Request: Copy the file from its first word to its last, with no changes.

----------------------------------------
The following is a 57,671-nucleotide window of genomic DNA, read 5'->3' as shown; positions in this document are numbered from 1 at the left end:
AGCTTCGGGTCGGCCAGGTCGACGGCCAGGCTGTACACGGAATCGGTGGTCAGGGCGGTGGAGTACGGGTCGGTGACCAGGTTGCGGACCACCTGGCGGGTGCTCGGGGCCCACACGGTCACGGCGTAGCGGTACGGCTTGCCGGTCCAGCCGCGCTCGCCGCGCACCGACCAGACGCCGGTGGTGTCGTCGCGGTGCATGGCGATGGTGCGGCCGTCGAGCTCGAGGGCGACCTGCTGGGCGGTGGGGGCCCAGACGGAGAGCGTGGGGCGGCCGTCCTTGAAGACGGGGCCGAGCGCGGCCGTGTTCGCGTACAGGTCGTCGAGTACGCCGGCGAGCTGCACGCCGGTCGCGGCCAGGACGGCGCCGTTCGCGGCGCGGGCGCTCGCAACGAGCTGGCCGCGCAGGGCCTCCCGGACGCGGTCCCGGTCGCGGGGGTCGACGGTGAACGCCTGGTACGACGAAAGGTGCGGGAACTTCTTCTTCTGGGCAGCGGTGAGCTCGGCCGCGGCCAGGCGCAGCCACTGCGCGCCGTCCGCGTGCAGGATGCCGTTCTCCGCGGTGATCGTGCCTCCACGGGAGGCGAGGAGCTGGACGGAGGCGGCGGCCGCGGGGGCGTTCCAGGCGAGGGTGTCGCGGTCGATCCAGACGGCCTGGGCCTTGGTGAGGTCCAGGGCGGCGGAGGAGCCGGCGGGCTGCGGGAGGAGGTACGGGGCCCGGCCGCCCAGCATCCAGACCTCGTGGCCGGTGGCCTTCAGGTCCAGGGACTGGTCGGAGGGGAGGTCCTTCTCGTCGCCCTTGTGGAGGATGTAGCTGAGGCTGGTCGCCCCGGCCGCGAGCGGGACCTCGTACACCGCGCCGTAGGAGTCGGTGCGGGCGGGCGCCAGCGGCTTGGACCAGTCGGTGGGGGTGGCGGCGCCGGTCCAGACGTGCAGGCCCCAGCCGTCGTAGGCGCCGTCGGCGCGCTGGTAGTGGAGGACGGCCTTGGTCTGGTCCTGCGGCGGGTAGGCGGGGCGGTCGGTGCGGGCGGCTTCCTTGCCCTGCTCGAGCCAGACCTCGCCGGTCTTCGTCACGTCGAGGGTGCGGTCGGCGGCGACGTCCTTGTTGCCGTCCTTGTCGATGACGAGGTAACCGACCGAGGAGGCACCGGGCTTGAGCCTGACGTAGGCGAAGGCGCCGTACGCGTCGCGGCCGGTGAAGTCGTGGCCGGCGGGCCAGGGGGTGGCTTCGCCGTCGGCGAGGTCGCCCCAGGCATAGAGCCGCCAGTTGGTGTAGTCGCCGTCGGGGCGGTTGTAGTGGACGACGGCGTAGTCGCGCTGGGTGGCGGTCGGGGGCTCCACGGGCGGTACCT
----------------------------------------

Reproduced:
The following is a 57,671-nucleotide window of genomic DNA, read 5'->3' as shown; positions in this document are numbered from 1 at the left end:
AGCTTCGGGTCGGCCAGGTCGACGGCCAGGCTGTACACGGAATCGGTGGTCAGGGCGGTGGAGTACGGGTCGGTGACCAGGTTGCGGACCACCTGGCGGGTGCTCGGGGCCCACACGGTCACGGCGTAGCGGTACGGCTTGCCGGTCCAGCCGCGCTCGCCGCGCACCGACCAGACGCCGGTGGTGTCGTCGCGGTGCATGGCGATGGTGCGGCCGTCGAGCTCGAGGGCGACCTGCTGGGCGGTGGGGGCCCAGACGGAGAGCGTGGGGCGGCCGTCCTTGAAGACGGGGCCGAGCGCGGCCGTGTTCGCGTACAGGTCGTCGAGTACGCCGGCGAGCTGCACGCCGGTCGCGGCCAGGACGGCGCCGTTCGCGGCGCGGGCGCTCGCAACGAGCTGGCCGCGCAGGGCCTCCCGGACGCGGTCCCGGTCGCGGGGGTCGACGGTGAACGCCTGGTACGACGAAAGGTGCGGGAACTTCTTCTTCTGGGCAGCGGTGAGCTCGGCCGCGGCCAGGCGCAGCCACTGCGCGCCGTCCGCGTGCAGGATGCCGTTCTCCGCGGTGATCGTGCCTCCACGGGAGGCGAGGAGCTGGACGGAGGCGGCGGCCGCGGGGGCGTTCCAGGCGAGGGTGTCGCGGTCGATCCAGACGGCCTGGGCCTTGGTGAGGTCCAGGGCGGCGGAGGAGCCGGCGGGCTGCGGGAGGAGGTACGGGGCCCGGCCGCCCAGCATCCAGACCTCGTGGCCGGTGGCCTTCAGGTCCAGGGACTGGTCGGAGGGGAGGTCCTTCTCGTCGCCCTTGTGGAGGATGTAGCTGAGGCTGGTCGCCCCGGCCGCGAGCGGGACCTCGTACACCGCGCCGTAGGAGTCGGTGCGGGCGGGCGCCAGCGGCTTGGACCAGTCGGTGGGGGTGGCGGCGCCGGTCCAGACGTGCAGGCCCCAGCCGTCGTAGGCGCCGTCGGCGCGCTGGTAGTGGAGGACGGCCTTGGTCTGGTCCTGCGGCGGGTAGGCGGGGCGGTCGGTGCGGGCGGCTTCCTTGCCCTGCTCGAGCCAGACCTCGCCGGTCTTCGTCACGTCGAGGGTGCGGTCGGCGGCGACGTCCTTGTTGCCGTCCTTGTCGATGACGAGGTAACCGACCGAGGAGGCACCGGGCTTGAGCCTGACGTAGGCGAAGGCGCCGTACGCGTCGCGGCCGGTGAAGTCGTGGCCGGCGGGCCAGGGGGTGGCTTCGCCGTCGGCGAGGTCGCCCCAGGCATAGAGCCGCCAGTTGGTGTAGTCGCCGTCGGGGCGGTTGTAGTGGACGACGGCGTAGTCGCGCTGGGTGGCGGTCGGGGGCTCCACGGGCGGTACCT